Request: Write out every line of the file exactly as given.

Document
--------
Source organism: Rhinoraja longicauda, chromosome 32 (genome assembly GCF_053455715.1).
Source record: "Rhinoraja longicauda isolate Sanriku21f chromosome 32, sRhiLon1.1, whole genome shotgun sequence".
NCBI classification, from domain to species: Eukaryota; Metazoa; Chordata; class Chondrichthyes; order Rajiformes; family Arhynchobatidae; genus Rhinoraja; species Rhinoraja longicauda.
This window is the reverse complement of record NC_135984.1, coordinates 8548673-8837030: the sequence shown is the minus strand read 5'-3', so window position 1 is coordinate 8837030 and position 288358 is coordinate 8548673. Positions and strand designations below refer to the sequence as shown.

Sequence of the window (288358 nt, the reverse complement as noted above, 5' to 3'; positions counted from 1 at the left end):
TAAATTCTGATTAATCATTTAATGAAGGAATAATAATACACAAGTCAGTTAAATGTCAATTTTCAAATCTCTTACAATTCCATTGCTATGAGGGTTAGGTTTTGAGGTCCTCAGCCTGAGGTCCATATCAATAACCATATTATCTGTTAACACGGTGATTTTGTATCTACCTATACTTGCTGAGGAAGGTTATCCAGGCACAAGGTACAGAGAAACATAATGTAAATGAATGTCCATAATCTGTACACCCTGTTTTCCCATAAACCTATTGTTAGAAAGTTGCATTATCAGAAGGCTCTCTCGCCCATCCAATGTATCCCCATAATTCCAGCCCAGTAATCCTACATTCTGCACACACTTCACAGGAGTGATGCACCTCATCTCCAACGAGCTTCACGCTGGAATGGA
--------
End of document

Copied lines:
Source organism: Rhinoraja longicauda, chromosome 32 (genome assembly GCF_053455715.1).
Source record: "Rhinoraja longicauda isolate Sanriku21f chromosome 32, sRhiLon1.1, whole genome shotgun sequence".
NCBI classification, from domain to species: Eukaryota; Metazoa; Chordata; class Chondrichthyes; order Rajiformes; family Arhynchobatidae; genus Rhinoraja; species Rhinoraja longicauda.
This window is the reverse complement of record NC_135984.1, coordinates 8548673-8837030: the sequence shown is the minus strand read 5'-3', so window position 1 is coordinate 8837030 and position 288358 is coordinate 8548673. Positions and strand designations below refer to the sequence as shown.

Sequence of the window (288358 nt, the reverse complement as noted above, 5' to 3'; positions counted from 1 at the left end):
TAAATTCTGATTAATCATTTAATGAAGGAATAATAATACACAAGTCAGTTAAATGTCAATTTTCAAATCTCTTACAATTCCATTGCTATGAGGGTTAGGTTTTGAGGTCCTCAGCCTGAGGTCCATATCAATAACCATATTATCTGTTAACACGGTGATTTTGTATCTACCTATACTTGCTGAGGAAGGTTATCCAGGCACAAGGTACAGAGAAACATAATGTAAATGAATGTCCATAATCTGTACACCCTGTTTTCCCATAAACCTATTGTTAGAAAGTTGCATTATCAGAAGGCTCTCTCGCCCATCCAATGTATCCCCATAATTCCAGCCCAGTAATCCTACATTCTGCACACACTTCACAGGAGTGATGCACCTCATCTCCAACGAGCTTCACGCTGGAATGGA